Can’t always be a saint.
I’ve had to work most Sundays,
And at times my talk was tough,
And sometimes I’ve been violent,
Because the world is awfully rough.
But, I never took a penny
That wasn’t mine to keep…
Though I worked a lot of overtime
When the bills got just too steep,
And I never passed a cry for help,
Though at times I shook with fear,
And sometimes, God forgive me,
I’ve wept unmanly tears.
I know I don’t deserve a place
Among the people here,
They never wanted me around,
Except to calm their fears.
If you’ve a place for me here, Lord,
It needn’t be so grand,
I never expected or had too much,
But if you don’t, I’ll understand.”
There was a silence all around the throne,
Where the saints had often trod,
As the soldier waited quietly,
For the judgment of his God.
“Step forward now, you soldier,
You’ve borne your burdens well,
Walk peacefully on Heaven’s streets,
You’ve done your time in Hell.”
By Sally Willoughby
Condobolin will recognise and acknowledge the service and sacrifice of the men and women who fought for our country this Anzac Day Sunday 25 April in ceremonies including a Dawn Service and street march through the town.
Commemorations will be held to mark the 95th anniversary of the first major military action fought by Australian and New Zealand forces during the First World War
“This is one of the most significant days on the calendar where our local residents and those across Australia can recognise our Anzacs and be thankful for what they sacrificed for their nation,” said President of the Condobolin RSL Sub-branch Keith Hartin.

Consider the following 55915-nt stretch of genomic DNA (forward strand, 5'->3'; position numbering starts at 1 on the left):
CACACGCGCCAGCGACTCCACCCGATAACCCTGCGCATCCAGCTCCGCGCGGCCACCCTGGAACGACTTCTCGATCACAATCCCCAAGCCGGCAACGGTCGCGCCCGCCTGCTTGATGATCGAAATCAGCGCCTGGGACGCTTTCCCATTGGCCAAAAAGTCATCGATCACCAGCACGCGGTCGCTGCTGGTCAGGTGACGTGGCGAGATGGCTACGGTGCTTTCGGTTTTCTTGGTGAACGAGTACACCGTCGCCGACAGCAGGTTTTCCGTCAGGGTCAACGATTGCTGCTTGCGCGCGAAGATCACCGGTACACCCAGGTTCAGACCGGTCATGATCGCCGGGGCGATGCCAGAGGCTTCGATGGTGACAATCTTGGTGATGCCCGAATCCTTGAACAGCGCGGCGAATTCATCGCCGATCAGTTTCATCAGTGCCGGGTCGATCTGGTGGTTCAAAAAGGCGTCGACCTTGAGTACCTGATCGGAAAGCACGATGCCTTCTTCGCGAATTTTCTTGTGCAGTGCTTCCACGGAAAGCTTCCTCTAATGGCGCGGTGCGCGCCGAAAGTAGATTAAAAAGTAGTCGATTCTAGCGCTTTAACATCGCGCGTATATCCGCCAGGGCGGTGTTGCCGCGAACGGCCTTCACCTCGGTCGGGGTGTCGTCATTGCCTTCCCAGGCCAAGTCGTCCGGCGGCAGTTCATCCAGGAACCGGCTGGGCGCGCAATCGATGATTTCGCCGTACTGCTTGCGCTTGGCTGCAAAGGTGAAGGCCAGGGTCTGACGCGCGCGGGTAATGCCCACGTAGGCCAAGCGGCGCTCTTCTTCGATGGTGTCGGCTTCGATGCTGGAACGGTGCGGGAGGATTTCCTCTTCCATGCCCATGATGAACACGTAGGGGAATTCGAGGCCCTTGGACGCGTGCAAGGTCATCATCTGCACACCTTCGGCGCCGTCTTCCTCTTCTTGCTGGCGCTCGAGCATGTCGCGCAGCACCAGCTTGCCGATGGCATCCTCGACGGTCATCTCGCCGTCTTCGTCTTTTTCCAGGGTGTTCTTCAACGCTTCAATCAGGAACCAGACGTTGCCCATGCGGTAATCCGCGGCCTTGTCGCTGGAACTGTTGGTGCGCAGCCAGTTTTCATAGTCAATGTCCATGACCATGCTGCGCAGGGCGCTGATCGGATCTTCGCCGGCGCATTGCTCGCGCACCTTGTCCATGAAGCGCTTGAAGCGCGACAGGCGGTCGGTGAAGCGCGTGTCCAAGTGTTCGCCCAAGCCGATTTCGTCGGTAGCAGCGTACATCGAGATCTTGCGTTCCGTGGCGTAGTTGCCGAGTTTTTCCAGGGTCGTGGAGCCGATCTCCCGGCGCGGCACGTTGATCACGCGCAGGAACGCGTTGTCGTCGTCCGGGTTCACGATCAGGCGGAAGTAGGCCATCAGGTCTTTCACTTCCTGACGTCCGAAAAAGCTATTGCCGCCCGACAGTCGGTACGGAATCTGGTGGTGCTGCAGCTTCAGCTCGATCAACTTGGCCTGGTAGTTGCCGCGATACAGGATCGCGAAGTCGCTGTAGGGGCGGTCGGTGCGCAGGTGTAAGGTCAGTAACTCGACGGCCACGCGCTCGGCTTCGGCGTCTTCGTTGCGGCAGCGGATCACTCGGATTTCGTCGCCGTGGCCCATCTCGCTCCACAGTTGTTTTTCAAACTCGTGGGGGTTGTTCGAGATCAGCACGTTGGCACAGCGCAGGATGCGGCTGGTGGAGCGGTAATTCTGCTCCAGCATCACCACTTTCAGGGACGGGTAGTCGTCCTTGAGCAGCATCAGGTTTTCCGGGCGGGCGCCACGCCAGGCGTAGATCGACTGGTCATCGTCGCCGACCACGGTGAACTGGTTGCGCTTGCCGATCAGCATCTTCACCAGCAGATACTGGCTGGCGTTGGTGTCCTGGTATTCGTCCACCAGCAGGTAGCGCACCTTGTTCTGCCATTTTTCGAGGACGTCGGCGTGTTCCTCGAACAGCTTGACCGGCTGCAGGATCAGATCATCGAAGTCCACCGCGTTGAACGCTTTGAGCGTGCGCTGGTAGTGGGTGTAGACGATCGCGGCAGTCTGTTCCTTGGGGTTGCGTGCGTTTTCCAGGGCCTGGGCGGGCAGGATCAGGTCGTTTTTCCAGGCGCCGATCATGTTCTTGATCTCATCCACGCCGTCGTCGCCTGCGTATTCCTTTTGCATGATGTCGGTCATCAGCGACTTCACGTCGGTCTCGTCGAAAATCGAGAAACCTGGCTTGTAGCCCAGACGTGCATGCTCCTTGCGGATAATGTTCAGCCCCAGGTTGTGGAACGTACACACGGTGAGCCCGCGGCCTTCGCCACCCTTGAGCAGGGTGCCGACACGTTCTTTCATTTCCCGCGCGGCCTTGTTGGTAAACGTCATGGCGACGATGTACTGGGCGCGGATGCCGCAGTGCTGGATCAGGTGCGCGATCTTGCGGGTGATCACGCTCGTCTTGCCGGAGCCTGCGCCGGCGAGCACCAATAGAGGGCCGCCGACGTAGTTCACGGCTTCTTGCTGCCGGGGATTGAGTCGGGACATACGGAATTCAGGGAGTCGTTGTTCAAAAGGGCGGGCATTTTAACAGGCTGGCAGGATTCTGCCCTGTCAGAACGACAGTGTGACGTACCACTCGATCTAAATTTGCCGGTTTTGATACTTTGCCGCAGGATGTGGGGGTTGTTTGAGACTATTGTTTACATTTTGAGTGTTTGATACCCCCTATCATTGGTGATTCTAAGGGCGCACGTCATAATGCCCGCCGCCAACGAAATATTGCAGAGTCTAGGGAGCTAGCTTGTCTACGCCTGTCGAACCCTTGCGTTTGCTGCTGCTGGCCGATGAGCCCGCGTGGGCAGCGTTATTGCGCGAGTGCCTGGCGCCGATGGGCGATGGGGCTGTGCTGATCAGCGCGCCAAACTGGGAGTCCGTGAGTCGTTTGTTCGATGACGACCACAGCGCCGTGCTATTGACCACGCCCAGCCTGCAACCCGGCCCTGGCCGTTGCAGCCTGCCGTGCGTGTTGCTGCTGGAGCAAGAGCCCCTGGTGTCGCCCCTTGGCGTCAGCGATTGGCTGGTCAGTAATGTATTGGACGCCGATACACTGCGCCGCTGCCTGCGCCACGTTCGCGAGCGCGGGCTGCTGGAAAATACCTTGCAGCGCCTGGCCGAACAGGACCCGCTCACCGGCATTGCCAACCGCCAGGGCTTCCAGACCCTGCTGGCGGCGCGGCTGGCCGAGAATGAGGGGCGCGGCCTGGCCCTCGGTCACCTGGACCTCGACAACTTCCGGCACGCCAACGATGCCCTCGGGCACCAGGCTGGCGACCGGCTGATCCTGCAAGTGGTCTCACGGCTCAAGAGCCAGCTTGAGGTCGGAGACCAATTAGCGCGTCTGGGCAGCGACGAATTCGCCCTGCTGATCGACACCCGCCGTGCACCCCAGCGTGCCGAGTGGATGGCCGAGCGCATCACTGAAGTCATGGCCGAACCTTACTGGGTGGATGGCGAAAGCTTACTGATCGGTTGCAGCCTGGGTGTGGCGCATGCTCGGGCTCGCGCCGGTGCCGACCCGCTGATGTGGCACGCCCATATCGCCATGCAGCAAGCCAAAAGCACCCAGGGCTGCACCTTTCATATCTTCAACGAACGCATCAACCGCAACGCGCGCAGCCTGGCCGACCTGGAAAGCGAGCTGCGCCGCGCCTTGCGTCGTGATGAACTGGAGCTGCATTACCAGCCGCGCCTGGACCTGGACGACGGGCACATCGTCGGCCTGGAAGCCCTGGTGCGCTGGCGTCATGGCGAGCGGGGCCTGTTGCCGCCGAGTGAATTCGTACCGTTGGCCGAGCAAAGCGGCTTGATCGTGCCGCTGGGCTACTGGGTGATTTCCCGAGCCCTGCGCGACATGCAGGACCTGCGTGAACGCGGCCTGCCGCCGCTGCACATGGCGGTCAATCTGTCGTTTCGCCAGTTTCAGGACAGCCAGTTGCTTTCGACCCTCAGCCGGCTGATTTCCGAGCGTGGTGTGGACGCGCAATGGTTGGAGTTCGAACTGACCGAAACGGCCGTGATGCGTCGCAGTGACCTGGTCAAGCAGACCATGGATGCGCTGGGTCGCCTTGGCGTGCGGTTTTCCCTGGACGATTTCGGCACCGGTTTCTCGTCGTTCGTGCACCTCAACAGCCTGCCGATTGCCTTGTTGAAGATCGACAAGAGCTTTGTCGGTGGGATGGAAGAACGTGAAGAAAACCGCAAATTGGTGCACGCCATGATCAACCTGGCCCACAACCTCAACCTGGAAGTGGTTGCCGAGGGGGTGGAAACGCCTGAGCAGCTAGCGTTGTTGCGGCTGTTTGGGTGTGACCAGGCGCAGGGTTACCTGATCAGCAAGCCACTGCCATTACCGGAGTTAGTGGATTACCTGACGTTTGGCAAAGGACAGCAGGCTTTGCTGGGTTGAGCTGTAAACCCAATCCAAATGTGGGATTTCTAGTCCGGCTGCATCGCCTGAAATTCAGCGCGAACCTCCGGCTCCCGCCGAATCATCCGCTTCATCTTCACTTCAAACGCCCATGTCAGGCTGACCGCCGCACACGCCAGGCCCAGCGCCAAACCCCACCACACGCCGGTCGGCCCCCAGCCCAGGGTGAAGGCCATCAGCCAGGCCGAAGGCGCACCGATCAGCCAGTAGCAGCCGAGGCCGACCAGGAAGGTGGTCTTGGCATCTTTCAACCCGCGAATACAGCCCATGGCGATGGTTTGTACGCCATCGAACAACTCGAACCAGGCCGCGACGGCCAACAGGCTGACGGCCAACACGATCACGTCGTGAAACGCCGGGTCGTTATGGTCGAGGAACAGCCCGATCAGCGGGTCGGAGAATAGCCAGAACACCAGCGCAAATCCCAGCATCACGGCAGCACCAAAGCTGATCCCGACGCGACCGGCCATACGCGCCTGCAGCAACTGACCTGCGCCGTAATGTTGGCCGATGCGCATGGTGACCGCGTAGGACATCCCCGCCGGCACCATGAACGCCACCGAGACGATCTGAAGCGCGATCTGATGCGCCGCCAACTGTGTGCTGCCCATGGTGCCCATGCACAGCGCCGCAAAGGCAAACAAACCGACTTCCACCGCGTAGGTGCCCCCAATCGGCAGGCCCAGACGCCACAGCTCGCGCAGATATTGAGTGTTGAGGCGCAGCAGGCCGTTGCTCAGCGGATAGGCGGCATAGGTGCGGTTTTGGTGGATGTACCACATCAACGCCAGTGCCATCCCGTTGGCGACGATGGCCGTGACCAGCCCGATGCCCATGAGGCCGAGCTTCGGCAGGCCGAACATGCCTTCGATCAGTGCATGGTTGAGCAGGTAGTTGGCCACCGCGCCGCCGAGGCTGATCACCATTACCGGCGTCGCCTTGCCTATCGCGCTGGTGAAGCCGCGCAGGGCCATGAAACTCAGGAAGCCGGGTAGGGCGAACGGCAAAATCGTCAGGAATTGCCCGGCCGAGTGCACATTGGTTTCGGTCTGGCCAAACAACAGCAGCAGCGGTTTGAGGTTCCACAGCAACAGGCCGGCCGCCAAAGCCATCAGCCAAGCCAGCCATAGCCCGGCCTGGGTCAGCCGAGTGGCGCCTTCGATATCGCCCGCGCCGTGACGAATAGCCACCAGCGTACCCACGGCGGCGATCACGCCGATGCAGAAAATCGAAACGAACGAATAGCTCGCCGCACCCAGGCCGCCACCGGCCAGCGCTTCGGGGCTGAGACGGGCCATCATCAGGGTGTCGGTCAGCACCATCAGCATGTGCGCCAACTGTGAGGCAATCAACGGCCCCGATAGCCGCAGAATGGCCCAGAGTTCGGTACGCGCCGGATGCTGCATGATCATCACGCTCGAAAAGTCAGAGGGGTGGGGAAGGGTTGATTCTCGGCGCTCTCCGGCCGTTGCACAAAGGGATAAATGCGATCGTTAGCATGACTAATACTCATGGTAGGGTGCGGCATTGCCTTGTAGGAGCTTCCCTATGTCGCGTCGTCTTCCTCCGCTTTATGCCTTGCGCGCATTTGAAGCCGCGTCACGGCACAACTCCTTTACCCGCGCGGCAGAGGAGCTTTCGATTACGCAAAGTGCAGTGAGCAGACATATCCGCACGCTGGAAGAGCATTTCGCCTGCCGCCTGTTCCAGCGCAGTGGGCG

The Dawn Service will be held at Memorial Park at 5.45am with a breakfast at the RSL held after the service.
At 10.15 marchers including a catafalque from the Royal Australian Air Force stationed at Wagga Wagga will meet outside the Condobolin RSL Club to begin the street march which will finish with the laying of the wreaths and an address by Sergeant Andrew Barrowcliff at Memorial Park.
Tribute to the Australian Women’s Land Army
“We were taken as the land army at the time. It was only after the war [that] they started [saying] we weren’t a recognised army, but when the war was on, oh! Yes, we were well and truly the recognised army.”
The Australian Women’s Land Army (AWLA) was established as a national organisation on 27 July 1945 to combat the rising labour shortages in the agricultural industry with the recruitment of men into the Australian Military.
The Land army focused on securing military and civilian requirements for food production until its disbandment on 31 December 1945.
AWLA recruits or ‘land girls’ as they were called were between 18 and 50 years of age and were required to be of British origin or immigrants from an allied nation and were recruited to perform most duties involved with the primary industry including ploughing, fruit-picking, work on dairy farms, mustering, work in a piggery and sheep and wool work and general rural duties.
As many members of the AWLA were urban women, formal farm training was given along with a distinctive dress uniform, working clothes, badges and equipment to full-time members.
Working an average of 48 hours a week, the minimum wage was 30 shillings a week with benefits including sick leave.
A Land Army was established in each state with peak enrolment reached in December 1943 with 2382 full-time members and 1039 auxiliary members.